Mexico 2023 budget: More money for Pemex and less for CFE

Bnamericas Published: Friday, September 09, 2022
Mexico 2023 budget: More money for Pemex and less for CFE

Spending on state-owned energy firms in Mexico is set to reach 18.8% of next year’s total, according to the finance ministry’s budget proposal. 

The amount, 1.12tn pesos (US$57.3bn), represents a 1.9% reduction in real terms compared to the 2022 budget.

Proposed 2023 spending for national oil company Pemex is 678bn pesos (+1.6% year-on-year) and 440bn pesos (-6.9%) for power utility CFE.

In budget documentation delivered to congress Thursday, the government said Pemex has an investment plan for next year of 441bn pesos, or 65% of its total allocation.


Among the projects is the Olmeca (ex-Dos Bocas) oil refinery in Tabasco state, with soaring costs this year fueling speculation over its final price tag.

The 2023 budget sets aside 47.2bn pesos for Olmeca, or 2.23bn pesos more than was allocated for the flagship project in 2022. The energy ministry (Sener) held an inauguration for the plant on July 1

President Andrés Manuel López Obrador and energy minister Rocío Nahle insist first output will begin at Olmeca sometime in 2023 upon completion of what they dub the “integration” and “start-up/testing” phase.

Market observers with a critical view of the project suggest it is still years away from full operation, giving 2025 or early 2026 as more likely targets for reaching its 340,000b/d capacity.

The 2023 outlay for Olmeca is close to the levels allocated in 2020, 2021 and 2022, with every year registering cost overruns.

The cumulative cost for the refinery (2019-22) adds up to the US$8.49bn originally proposed at the start of the project. However, the government reported that up to July 1 spending had already reached US$10.3bn and Pemex’s board of directors approved another US$6.50bn for the project in August.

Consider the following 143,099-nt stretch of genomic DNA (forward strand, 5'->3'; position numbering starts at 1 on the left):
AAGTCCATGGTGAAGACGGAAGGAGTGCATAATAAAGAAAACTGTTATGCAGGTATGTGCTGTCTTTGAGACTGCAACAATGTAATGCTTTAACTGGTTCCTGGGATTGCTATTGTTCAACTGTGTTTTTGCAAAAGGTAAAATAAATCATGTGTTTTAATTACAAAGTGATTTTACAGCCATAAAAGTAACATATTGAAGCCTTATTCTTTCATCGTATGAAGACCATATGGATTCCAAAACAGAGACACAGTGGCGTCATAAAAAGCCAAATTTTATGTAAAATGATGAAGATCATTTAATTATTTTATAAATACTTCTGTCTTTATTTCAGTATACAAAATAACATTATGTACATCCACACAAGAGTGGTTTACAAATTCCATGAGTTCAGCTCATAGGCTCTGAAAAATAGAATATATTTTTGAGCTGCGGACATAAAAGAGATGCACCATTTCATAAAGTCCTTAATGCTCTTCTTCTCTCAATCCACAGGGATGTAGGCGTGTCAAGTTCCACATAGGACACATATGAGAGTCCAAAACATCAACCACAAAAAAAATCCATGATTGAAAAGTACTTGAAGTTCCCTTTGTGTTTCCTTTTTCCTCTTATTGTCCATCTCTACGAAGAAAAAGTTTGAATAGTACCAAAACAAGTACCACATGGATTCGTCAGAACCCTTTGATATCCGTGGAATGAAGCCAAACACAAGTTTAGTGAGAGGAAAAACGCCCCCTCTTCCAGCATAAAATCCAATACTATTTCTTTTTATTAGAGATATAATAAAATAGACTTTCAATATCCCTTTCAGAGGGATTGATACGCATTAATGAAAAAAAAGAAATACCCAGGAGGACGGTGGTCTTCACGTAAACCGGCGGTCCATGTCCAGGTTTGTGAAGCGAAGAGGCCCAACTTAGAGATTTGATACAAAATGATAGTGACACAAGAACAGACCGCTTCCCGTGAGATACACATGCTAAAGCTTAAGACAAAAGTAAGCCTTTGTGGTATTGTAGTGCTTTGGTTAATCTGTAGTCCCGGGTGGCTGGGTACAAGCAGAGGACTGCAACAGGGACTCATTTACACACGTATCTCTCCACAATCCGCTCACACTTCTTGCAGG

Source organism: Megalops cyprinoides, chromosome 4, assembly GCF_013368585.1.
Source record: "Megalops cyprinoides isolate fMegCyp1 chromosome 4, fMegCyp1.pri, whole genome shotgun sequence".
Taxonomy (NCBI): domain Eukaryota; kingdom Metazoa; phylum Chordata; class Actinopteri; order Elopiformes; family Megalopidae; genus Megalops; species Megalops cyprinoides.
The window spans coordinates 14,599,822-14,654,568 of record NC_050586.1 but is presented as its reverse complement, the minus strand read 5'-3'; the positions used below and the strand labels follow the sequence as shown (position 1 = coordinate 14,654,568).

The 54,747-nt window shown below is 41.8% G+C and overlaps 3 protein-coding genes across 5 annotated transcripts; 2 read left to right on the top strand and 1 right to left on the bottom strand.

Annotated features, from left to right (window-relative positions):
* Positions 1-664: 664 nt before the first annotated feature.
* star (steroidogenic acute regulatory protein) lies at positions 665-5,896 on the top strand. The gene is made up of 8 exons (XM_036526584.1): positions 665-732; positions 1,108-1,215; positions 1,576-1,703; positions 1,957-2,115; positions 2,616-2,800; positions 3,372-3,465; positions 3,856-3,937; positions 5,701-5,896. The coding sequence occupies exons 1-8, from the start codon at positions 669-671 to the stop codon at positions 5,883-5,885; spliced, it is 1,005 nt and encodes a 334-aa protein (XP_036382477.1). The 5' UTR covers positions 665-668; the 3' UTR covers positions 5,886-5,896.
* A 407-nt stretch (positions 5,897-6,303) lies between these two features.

Adding the last two figures, the sum of US$16.8bn would represent a 98% cost overrun compared to what congress had allocated in annual budgets, fueling speculation over the status and costs of completing the project next year.


Beyond Olmeca, investment projects for 2023 will continue to focus on ramping up upstream production and refinery output.

The budget proposal includes 27.9bn pesos for Pemex’s refined goods subsidiary PTI, of which 16.1bn pesos will go to continued modernization and expansion projects at the country’s six domestic refineries.

Pemex’s upstream unit (PEP) is set to receive 404bn pesos next year with E&P targeting fields with the highest chance of success.

Its logistics unit is budgeted to receive 7.52bn pesos to strengthen supply chains and distribution of its products, as well as to invest in treatment services, transportation, storage and dispatch.


The proposed 2023 spending for CFE is 6.9% below this year’s amount, with only 11.5% earmarked for investments (50.6bn pesos).

The government said a large part of the allocation is related to the higher cost of the fuels that will be used for power generation, based on international price projections.

It has set aside 76.6bn pesos for this purpose to keep down domestic fuel prices and electricity bills.

The proposed funding for CFE also includes operations in the wholesale electricity market that the utility plans to execute next year, as well as additional costs related to natural gas transportation.


In the budget proposal, the finance ministry estimates that the average price of crude oil will be US$68.7/b next year, which is US$7.6/b higher than what the government predicted in its preliminary budget estimate in April.

The ministry also forecasts that the country’s crude oil production will be 1.87Mb/d (million barrels per day), or around 15% higher than the average in the first six months of 2022.

This level of production is significantly below the 2Mb/d goal set by AMLO for the end of his term in 2024.

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